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Amazon Kindles Lose Weight, Pack On Features

By Richard Adhikari
Jul 29, 2010 8:03 AM PT

Amazon has announced two new Kindle models, one with 3G and WiFi connectivity, the other offering WiFi access only.

Amazon Kindles Lose Weight, Pack On Features

The new Amazon Kindle
The new Amazon Kindle

The two six-inch-screen devices are smaller and lighter than Amazon's previous six-inch-screen Kindle, and they have more features.

The Kindle WiFi is priced at US$139, and the Kindle 3G + WiFi goes for $189. Both can be pre-ordered now and will ship Aug. 27, Amazon said.

More Pizzazz for Your Pesos

The two new devices are 21 percent smaller than the old Kindle, although they have the same six-inch screen size, Amazon said. They also offer 50 percent better screen contrast; crisper, darker fonts and a new Webkit-based browser.

With the new browser, Amazon has launched a beta program that gives owners of the new 3G + WiFi Kindle free 3G Web browsing.

Amazon has enhanced its PDF reader with dictionary look-up, notes and highlight capabilities. Further, page turns are reportedly 20 percent faster.

Owners of the 3G + WiFi Kindle get 3G wireless coverage in more than 100 countries and territories. The WiFi capability lets both new varieties of Kindle connect to hotspots at hotels and cafes. Connection to AT&T hotspots across the United States is free.

Amazon has doubled the storage for the new Kindles, and they can now store up to 3,500 books, just like the Kindle DX.

Battery life has been improved. The 3G + WiFi Kindle can run for up to one month on one charge if the wireless is off, 10 days if the wireless is on. The WiFi Kindle can run for up to one month if the WiFi feature is off and three weeks if it is on.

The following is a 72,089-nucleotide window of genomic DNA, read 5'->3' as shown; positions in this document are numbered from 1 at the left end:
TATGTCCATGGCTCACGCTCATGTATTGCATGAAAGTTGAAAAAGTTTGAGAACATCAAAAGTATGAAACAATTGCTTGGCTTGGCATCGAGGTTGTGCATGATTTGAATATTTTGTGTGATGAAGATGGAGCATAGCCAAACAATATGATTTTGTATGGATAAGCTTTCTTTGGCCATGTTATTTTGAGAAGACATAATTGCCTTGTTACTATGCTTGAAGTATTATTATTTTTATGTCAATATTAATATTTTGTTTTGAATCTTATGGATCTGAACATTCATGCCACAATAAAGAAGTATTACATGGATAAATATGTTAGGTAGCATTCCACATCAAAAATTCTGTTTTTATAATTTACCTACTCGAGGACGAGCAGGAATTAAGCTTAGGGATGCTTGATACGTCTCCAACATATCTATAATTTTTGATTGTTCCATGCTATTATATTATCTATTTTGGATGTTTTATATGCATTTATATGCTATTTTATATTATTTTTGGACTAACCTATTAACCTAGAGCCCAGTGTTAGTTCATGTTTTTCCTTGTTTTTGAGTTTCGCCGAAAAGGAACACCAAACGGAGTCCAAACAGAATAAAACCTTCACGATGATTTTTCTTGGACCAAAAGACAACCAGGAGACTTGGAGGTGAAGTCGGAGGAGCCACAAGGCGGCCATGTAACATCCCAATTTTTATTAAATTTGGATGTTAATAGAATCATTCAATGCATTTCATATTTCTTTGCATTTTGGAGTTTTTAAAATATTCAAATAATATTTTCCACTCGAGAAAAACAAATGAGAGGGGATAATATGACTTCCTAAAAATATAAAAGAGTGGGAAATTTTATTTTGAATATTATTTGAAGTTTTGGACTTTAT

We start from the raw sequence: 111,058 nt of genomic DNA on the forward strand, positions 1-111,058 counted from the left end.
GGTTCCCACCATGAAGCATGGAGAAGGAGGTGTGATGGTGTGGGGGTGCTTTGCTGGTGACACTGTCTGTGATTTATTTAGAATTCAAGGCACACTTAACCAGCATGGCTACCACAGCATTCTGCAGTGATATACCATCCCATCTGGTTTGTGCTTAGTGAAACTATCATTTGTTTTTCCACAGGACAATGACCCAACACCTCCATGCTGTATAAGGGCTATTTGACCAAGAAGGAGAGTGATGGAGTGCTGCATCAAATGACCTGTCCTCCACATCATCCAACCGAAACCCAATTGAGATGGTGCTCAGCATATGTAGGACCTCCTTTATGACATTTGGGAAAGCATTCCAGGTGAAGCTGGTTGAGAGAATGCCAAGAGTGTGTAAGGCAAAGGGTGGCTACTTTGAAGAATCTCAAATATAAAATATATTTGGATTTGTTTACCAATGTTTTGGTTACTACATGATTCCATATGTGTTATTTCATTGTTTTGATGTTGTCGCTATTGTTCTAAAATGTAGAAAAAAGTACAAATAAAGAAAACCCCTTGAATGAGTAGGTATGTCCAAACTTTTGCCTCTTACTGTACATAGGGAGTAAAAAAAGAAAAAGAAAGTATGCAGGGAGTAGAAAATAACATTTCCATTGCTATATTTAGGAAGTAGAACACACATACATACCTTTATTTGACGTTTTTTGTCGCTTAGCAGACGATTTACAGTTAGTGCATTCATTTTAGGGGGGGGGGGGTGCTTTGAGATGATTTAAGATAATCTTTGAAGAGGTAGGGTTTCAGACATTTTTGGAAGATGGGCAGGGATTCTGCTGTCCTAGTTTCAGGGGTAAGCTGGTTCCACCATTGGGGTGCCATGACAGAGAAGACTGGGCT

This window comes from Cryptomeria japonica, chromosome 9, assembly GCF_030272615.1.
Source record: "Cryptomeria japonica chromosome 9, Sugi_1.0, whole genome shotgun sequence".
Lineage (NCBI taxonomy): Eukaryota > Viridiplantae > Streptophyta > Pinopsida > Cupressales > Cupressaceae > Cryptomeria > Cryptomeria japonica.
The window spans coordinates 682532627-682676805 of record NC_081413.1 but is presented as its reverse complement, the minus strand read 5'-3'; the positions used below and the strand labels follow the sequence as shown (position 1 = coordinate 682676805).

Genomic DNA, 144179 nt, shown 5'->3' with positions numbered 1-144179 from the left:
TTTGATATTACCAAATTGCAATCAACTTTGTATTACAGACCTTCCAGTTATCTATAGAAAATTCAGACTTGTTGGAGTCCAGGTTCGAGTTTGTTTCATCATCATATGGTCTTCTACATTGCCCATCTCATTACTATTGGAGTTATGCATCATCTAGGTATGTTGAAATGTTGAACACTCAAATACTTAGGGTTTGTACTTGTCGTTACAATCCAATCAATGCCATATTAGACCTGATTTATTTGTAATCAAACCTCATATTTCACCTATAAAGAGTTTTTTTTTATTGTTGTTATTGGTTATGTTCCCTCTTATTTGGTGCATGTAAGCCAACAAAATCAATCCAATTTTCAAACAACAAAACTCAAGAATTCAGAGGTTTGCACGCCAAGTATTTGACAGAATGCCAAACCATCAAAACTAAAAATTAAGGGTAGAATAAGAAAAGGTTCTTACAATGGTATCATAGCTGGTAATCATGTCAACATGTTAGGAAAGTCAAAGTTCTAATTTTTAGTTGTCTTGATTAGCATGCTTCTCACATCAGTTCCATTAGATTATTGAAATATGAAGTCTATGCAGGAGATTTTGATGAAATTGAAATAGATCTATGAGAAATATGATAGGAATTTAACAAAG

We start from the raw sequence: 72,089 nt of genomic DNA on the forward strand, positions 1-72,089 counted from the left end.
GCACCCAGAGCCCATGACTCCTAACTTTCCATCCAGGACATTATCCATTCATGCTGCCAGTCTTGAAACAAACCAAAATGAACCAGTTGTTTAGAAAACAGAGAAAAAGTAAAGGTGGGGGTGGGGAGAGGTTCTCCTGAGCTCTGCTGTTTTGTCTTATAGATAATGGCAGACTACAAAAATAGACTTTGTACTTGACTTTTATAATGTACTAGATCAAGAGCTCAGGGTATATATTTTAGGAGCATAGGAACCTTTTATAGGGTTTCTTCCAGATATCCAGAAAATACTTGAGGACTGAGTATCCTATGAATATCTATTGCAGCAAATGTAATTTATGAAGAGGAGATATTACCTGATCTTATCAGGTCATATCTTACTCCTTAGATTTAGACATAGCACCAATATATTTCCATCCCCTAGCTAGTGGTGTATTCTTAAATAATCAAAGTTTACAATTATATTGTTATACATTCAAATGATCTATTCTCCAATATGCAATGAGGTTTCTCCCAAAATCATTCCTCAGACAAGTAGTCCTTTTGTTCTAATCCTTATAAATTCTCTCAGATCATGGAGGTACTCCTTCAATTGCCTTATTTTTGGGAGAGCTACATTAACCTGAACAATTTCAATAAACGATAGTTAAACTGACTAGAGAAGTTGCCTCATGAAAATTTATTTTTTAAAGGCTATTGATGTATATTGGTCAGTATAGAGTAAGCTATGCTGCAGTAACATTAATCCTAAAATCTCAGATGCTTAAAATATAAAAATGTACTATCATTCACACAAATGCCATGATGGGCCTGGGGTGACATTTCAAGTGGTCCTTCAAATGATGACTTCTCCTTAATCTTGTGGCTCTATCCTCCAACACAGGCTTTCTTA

Taking On the Competition

The e-reader market has been heating up recently. Both Amazon and Barnes & Noble have cut the prices of their e-readers, and the latter just introduced an Android app. The Barnes & Noble Nook e-reader also lets owners play chess and Sudoku, while Amazon positions the Kindle solely as an e-reader.

"Reading is important," Amazon CEO and founder Jeff Bezos wrote in an open letter on the company's website. "Reading is why we built Kindles. Reading is why millions of people use Kindles."

"The Kindle remains focused on ebooks, and this will likely remain the case until something like the Qualcomm Mirasol display hits the right price and size points," Rob Enderle, principal analyst at the Enderle Group, told TechNewsWorld.

Qualcomm's Mirasol technology consumes very little power and is highly reflective, meaning displays made with it can be seen even in direct sunlight, the company says.

"Amazon has the e-book sales nailed," Maribel Lopez, principal analyst and founder of Lopez Research, told TechNewsWorld. "Barnes & Noble is struggling here -- when did you last see anyone carrying a Nook anyway?" she asked.

"It appears that the Kindle is significantly outselling other e-book readers, which is particularly embarrassing for Sony, which entered the market first," Enderle said.

Sidestepping the iPad